Law And Order In The 1500's: Elizabethan Means Of Punishment
Writing And Research
February 27, 2014
Mrs. Carlson And Ms. Schwarzberg
During Elizabethan Times, people took law and order very seriously. People who did not abide by these laws were forced to suffer severe consequences. Law and order in Elizabethan times was harsher than we have today because it included punishments such as execution, torture, and much Grief.
For example, people in Elizabethan times who committed crimes were usually put to execution. "A few hardened criminals during Elizabeth's reign were boiled to death, a practice that began during the early 1500's by Elizabeth's Father, Henry VIII. But by far, the most common death penalty was the three step method which was being hanged, drawn, and finally quartered" (Stewart 80). Being boiled to death was only offered to a few criminals because it wasn't a common punishment and people back then did not use it that much.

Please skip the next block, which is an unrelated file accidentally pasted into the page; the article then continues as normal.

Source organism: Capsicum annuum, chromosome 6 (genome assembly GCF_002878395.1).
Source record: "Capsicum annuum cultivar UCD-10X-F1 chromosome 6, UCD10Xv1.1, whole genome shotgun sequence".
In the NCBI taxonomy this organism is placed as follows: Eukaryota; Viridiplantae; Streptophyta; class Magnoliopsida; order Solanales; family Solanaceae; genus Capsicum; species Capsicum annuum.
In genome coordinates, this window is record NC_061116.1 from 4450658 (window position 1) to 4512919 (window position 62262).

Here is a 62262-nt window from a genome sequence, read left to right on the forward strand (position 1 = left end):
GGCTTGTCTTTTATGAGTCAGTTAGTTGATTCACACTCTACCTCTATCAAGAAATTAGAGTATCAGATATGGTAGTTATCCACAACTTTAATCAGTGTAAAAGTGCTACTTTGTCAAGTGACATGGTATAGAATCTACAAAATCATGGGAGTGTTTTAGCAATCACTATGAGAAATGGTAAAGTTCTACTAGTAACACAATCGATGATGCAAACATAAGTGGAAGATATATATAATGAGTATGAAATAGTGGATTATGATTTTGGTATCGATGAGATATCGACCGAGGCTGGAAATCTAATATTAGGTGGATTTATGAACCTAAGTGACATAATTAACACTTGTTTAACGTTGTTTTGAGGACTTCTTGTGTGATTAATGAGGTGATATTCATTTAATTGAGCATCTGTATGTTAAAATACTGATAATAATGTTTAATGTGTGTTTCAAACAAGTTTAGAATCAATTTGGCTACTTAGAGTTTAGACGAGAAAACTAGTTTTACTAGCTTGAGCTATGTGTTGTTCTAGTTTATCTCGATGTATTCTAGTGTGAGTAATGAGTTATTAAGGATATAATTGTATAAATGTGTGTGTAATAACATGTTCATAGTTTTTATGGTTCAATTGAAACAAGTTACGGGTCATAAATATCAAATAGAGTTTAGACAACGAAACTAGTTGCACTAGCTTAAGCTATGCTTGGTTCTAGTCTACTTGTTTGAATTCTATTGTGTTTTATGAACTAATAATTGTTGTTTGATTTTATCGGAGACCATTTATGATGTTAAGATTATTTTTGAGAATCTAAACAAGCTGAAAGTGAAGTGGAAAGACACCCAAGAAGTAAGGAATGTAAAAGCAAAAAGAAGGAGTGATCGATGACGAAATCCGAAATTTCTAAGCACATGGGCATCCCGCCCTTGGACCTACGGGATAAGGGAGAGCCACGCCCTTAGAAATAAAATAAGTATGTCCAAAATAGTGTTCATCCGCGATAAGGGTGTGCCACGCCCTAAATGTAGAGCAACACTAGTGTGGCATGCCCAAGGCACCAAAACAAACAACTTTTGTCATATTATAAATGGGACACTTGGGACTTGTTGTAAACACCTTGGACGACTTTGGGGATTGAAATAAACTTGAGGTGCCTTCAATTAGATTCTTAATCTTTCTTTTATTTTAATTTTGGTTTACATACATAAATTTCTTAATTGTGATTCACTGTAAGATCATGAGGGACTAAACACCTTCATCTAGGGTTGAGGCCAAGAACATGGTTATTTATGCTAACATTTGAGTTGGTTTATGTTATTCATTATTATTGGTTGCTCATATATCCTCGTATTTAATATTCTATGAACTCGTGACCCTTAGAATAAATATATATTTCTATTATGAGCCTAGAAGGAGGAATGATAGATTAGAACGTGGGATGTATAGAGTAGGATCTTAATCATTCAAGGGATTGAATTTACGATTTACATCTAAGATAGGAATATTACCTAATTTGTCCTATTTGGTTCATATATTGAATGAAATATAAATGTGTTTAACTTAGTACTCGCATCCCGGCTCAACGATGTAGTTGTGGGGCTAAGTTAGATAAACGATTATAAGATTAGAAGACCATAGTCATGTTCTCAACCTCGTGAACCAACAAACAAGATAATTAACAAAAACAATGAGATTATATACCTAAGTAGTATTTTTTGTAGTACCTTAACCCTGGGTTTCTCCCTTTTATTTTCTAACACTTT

"Occasionally, a prisoner on the rack died from the agony of being pulled apart. However, one of the guards got the information that they were looking for, so they would release the criminal into his cell. There, he would await whatever death sentence the court had decided on. Some traitors were beheaded, not by a sharp guillotine but by two or three whacks of the executioner's axe" (Stewart 80). Criminals who were in their cells for a long period of time died from being pulled apart too much. Otherwise, criminals would wait for their death penalty by the guillotine. "In England, about one thousand criminals each year were executed in a number of ways, most of them in public. The problem was not the lack of law but rather the difficulty of its enforcement" (Stewart 80). About one thousand criminals a year...